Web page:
“We’re encouraged that these five cases, all essentially dealing with the same issue in two different federal court circuits, were distributed for Supreme Court conference at the same time,” SAF founder and Executive Vice President Alan M. Gottlieb acknowledged. “This could be the signal for which we have been waiting, that the Supreme Court may be ready to consider cases challenging bans on the most popular firearm in America todayand their magazines. These firearms are owned by millions of peaceable citizens, and because they are in common use, they certainly qualify for Second Amendment protection.”

At this time, SAF would like to recognize and thank its partners in our two cases, including the Citizens Committee for the Right to Keep and Bear Arms, the Firearms Policy Coalition, Field Traders LLC, the Illinois State Rifle Association, C4 Gun Store, Marengo Guns and the individual citizens who stepped forward to be part of this important litigation.

SAF has long been engaged in strategic litigation, working to get the right cases advanced through the court system, in an effort to fulfill its mission of winning firearms freedom one lawsuit at a time.

4 Responses

  1. Mark N. believes they won’t touch them, I hope Thomas is getting tired of their foot-dragging and bitch-slaps them into next week…

  2. Sorry John, but your analysis of SCOTUS practice is not accurate. While it’s OK to think positively, don’t let wishful thinking color a realistic view of what’s going on. (BTW, the Maryland case is now styled Bianchi v. Brown.)

    Contrary to your statement that “The overwhelming majority of appeals to SCOTUS are rejected without making it to a conference,” the truth is that virtually *ALL* cert petitions “go to conference” at some point. But just because they “go to conference” doesn’t mean the Court will actually discuss them — the vast number of them are just on a list that’s essentially, “OK, these are the cases that have been fully briefed. Nobody has indicated interest in taking them up, so they’ll be on the “cert denied” order list that comes out of the conference. Speak now or hold your peace.”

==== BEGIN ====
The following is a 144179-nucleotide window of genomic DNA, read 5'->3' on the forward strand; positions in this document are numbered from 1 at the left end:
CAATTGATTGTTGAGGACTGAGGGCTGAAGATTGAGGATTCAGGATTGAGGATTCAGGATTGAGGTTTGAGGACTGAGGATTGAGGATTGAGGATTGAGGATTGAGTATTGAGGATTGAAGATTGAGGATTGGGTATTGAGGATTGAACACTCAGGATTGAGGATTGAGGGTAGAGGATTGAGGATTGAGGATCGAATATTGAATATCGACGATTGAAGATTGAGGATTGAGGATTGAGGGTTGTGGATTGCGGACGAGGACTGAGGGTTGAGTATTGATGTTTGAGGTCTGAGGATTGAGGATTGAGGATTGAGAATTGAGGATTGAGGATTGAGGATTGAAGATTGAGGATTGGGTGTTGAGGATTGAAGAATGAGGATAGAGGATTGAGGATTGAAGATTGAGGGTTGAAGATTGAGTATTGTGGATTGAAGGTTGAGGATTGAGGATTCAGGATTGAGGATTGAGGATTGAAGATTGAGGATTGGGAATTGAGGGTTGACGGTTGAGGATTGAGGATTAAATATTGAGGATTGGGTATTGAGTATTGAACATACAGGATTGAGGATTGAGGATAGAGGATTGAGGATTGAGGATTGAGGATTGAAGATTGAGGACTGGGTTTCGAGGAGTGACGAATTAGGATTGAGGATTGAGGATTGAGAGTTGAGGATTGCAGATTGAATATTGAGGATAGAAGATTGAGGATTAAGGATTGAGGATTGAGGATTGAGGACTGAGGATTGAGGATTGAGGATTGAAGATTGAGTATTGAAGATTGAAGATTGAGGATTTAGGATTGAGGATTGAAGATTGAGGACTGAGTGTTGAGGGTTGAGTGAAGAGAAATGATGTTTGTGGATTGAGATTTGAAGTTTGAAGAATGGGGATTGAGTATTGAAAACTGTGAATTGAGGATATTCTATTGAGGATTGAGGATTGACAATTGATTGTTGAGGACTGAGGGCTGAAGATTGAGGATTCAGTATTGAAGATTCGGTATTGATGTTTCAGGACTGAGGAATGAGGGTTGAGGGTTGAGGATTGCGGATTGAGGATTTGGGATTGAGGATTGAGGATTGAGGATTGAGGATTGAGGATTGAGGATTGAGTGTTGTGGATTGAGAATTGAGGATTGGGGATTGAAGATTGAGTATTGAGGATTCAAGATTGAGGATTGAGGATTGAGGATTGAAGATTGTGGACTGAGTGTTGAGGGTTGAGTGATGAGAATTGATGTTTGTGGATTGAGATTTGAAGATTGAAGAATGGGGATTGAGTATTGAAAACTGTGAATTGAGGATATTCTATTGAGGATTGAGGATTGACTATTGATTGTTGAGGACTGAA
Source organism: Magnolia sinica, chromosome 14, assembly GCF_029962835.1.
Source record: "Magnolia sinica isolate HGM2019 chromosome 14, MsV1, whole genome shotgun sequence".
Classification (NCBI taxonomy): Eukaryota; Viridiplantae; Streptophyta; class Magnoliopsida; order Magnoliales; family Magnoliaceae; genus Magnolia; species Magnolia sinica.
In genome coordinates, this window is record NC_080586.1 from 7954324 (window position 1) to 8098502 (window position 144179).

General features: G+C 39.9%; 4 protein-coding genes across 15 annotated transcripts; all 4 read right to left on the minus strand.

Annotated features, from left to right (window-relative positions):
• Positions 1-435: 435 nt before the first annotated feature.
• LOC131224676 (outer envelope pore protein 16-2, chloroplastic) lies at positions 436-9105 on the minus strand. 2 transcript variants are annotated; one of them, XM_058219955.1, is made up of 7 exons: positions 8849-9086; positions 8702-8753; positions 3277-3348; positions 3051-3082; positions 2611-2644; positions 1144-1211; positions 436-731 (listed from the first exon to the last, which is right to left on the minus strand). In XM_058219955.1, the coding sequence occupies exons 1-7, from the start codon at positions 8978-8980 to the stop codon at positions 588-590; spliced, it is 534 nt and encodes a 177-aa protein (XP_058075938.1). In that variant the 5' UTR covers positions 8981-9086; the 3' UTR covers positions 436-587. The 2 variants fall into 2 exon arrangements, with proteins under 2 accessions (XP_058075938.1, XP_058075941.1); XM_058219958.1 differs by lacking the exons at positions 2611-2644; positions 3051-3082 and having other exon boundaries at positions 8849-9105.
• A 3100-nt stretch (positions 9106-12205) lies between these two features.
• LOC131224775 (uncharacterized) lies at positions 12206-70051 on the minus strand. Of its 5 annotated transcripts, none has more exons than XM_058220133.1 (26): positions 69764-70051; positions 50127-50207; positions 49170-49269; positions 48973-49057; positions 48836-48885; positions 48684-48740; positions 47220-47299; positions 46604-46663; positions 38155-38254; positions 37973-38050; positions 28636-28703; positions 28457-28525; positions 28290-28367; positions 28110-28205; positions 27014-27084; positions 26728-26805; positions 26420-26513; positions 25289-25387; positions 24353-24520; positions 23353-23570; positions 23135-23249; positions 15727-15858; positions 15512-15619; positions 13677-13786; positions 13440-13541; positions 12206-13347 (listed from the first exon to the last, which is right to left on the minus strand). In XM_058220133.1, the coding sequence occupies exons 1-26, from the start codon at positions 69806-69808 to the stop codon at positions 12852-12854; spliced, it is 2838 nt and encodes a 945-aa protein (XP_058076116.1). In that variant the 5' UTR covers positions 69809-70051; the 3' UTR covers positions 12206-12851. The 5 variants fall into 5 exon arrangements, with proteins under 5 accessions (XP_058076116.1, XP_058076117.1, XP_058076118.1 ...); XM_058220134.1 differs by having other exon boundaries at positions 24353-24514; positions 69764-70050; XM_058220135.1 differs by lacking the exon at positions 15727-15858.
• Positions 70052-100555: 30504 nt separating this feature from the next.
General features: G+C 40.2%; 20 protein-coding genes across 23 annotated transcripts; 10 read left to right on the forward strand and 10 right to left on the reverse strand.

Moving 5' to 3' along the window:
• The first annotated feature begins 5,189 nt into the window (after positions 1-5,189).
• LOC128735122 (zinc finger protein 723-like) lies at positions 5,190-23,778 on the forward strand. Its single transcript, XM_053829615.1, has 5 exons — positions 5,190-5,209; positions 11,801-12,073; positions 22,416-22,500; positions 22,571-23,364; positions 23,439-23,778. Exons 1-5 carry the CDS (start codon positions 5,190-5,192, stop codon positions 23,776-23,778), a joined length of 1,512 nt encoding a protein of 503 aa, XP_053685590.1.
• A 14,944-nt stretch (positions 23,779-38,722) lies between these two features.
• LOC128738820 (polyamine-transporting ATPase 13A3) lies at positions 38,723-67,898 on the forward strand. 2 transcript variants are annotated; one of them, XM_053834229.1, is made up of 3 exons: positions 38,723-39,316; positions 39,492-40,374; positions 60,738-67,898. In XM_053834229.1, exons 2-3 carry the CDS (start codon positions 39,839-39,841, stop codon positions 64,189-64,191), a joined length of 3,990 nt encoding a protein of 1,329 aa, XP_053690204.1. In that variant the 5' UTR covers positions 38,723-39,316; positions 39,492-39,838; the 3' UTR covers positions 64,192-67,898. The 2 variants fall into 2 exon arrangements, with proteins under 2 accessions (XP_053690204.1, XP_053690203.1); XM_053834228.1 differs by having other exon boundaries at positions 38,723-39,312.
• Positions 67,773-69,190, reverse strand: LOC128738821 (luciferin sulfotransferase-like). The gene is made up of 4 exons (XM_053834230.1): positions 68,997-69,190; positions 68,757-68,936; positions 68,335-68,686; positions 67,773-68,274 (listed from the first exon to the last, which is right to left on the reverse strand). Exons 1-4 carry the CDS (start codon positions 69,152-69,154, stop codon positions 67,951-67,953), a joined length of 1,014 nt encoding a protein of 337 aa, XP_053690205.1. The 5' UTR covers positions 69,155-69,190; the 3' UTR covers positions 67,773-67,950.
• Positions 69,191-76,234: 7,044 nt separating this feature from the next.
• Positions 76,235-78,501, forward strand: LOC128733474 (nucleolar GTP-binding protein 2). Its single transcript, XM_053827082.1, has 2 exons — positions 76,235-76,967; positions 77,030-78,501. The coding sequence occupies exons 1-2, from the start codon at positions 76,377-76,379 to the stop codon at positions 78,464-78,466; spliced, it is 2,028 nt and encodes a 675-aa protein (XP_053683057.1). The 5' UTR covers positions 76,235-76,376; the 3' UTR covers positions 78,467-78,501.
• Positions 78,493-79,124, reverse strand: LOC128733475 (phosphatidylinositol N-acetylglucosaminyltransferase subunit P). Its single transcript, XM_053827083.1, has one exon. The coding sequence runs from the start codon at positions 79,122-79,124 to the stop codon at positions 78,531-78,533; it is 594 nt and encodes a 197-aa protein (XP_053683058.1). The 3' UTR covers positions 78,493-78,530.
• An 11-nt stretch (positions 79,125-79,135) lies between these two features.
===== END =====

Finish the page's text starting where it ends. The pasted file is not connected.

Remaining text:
What’s uncommon, and a potential indication of a potential cert grant, is if a cert petition is “re-listed’; i.e., it went to conference but is then “re-listed” for discussion at a later conference . . . which is an indication that at least one Justice is interested. (Remember, it takes the votes of four Justices to grant cert, and typically they don’t want to vote to grant cert unless you’re pretty sure their side will prevail — that’s why we saw so many post-MacDonald cases that should have been taken being denied: the court was in a classic Mexican Standoff, with four pro-2A votes, four anti-2A votes, and the unpredictable Anthony Kennedy in the middle. Neither side wanted to take a case that they could well lose and thus significantly alter the existing legal landscape.)

    I’m not seeing that any of these cases have been relisted. The fact that a lot of them were referred to conference at the same time may well indicate some interest in them, but from the dockets I’m not seeing anything remarkable. Recall too that just because a case goes to conference doesn’t mean the court can’t simply “hold” it — which they typically do if there’s a pending cert grant that might provide a rule of decision for that case.

    My guess is that all of these will be held pending the Rahimi decision, with a good chance that many will just be GVR’d (cert GRANTED, judgment VACATED, case REMANDED for reconsideration in light of Rahimi).

    1. LKB is a lawyer who, IIRC, argues cases at the federal level. He’s also a member of the SCotUS bar, that means he and other SCotUS bar members get preferential seating during court oral arguments, and he has reported back what his in-person impressions were during those arguments.

      If he comments on gun cases, you can pretty much take what he says to the proverbial bank…